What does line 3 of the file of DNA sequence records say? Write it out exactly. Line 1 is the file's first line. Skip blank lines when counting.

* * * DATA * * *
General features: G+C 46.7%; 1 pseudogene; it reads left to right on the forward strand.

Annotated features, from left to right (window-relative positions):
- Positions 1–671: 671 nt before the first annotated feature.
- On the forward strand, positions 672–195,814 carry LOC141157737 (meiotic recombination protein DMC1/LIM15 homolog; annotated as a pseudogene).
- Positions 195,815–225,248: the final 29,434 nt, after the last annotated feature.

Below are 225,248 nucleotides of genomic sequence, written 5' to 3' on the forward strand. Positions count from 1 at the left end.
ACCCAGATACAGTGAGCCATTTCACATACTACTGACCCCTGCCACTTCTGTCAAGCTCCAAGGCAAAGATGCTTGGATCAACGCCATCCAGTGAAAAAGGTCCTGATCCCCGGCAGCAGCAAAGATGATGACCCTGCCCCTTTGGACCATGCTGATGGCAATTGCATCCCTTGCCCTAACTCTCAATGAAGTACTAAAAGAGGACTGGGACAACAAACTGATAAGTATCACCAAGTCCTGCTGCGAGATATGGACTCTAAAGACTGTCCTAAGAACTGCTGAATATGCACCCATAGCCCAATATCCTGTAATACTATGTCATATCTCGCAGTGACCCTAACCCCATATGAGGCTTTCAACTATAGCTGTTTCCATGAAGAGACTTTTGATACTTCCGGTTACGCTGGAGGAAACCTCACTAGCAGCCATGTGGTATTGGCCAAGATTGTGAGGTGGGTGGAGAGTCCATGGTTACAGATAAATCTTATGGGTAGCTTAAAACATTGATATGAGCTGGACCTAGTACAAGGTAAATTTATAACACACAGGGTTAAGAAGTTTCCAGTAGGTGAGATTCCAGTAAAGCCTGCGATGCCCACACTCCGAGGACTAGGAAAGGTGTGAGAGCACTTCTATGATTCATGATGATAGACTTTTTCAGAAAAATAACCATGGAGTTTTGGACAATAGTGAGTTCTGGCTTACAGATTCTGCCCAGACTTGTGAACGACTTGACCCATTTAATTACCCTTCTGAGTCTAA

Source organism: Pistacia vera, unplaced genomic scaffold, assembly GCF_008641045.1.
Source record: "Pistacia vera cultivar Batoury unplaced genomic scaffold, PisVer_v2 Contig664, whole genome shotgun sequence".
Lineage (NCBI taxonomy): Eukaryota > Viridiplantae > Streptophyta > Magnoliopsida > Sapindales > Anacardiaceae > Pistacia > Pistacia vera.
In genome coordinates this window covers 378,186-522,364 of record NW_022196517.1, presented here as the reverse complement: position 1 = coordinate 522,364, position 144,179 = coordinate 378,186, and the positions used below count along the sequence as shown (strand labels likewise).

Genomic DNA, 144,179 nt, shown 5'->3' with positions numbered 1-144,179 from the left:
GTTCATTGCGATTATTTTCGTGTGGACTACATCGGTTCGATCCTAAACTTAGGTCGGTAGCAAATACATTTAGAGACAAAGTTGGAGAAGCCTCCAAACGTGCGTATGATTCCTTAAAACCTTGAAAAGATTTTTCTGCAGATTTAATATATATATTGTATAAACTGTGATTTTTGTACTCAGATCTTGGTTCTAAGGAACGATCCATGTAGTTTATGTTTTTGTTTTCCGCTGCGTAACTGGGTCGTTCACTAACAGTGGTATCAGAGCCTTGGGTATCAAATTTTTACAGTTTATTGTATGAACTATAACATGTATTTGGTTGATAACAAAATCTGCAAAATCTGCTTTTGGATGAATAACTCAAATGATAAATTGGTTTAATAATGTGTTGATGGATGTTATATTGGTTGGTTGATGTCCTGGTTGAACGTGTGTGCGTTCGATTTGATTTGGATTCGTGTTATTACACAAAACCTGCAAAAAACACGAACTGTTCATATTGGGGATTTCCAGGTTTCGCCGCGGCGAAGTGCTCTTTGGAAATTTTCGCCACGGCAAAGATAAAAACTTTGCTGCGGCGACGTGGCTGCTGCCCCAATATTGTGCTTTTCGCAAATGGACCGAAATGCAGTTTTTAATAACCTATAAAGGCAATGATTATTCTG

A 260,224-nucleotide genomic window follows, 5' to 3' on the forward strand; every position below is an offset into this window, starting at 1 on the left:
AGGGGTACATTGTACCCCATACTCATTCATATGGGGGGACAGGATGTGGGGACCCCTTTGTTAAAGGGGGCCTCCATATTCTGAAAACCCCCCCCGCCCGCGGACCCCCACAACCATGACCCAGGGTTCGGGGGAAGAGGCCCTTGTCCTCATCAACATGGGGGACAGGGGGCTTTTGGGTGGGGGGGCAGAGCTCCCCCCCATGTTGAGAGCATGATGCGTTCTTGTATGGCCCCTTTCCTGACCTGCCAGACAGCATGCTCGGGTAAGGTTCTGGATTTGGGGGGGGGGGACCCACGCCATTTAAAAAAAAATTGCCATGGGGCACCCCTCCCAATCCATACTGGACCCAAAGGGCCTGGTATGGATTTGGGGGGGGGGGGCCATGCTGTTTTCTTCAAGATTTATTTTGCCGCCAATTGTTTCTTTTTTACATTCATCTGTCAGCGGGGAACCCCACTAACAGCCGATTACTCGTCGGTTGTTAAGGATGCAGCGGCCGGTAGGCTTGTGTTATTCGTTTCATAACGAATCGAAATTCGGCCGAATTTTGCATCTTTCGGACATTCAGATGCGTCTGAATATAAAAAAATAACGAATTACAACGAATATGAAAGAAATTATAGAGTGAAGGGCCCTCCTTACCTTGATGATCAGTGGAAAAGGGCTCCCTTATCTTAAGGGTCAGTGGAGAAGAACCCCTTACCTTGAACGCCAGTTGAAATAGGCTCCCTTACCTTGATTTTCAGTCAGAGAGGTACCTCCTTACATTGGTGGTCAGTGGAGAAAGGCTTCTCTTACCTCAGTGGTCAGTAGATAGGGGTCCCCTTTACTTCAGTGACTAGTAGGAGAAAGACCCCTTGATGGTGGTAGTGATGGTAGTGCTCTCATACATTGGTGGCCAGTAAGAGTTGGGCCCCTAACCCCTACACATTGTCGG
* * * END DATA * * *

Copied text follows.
- Positions 1–671: 671 nt before the first annotated feature.